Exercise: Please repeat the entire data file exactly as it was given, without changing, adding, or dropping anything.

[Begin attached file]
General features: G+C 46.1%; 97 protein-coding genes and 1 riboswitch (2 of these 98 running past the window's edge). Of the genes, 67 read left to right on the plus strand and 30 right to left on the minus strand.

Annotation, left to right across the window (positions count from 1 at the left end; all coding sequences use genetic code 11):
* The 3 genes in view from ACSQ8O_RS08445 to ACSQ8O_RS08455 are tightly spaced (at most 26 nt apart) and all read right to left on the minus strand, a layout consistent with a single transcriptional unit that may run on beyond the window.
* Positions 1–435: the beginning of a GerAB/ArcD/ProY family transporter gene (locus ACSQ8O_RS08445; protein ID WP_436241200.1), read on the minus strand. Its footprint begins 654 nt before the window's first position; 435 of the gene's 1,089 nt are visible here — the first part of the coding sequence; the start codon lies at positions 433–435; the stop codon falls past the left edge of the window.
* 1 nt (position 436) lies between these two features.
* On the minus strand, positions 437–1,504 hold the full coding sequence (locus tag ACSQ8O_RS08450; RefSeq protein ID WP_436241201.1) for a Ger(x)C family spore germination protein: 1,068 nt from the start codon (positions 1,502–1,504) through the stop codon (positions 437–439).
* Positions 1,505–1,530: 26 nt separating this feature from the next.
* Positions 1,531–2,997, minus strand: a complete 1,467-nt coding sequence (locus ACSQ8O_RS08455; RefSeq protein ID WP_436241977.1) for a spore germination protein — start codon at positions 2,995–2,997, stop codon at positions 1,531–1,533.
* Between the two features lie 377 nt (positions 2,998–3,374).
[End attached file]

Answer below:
General features: G+C 46.1%; 97 protein-coding genes and 1 riboswitch (2 of these 98 running past the window's edge). Of the genes, 67 read left to right on the plus strand and 30 right to left on the minus strand.

Annotation, left to right across the window (positions count from 1 at the left end; all coding sequences use genetic code 11):
* The 3 genes in view from ACSQ8O_RS08445 to ACSQ8O_RS08455 are tightly spaced (at most 26 nt apart) and all read right to left on the minus strand, a layout consistent with a single transcriptional unit that may run on beyond the window.
* Positions 1–435: the beginning of a GerAB/ArcD/ProY family transporter gene (locus ACSQ8O_RS08445; protein ID WP_436241200.1), read on the minus strand. Its footprint begins 654 nt before the window's first position; 435 of the gene's 1,089 nt are visible here — the first part of the coding sequence; the start codon lies at positions 433–435; the stop codon falls past the left edge of the window.
* 1 nt (position 436) lies between these two features.
* On the minus strand, positions 437–1,504 hold the full coding sequence (locus tag ACSQ8O_RS08450; RefSeq protein ID WP_436241201.1) for a Ger(x)C family spore germination protein: 1,068 nt from the start codon (positions 1,502–1,504) through the stop codon (positions 437–439).
* Positions 1,505–1,530: 26 nt separating this feature from the next.
* Positions 1,531–2,997, minus strand: a complete 1,467-nt coding sequence (locus ACSQ8O_RS08455; RefSeq protein ID WP_436241977.1) for a spore germination protein — start codon at positions 2,995–2,997, stop codon at positions 1,531–1,533.
* Between the two features lie 377 nt (positions 2,998–3,374).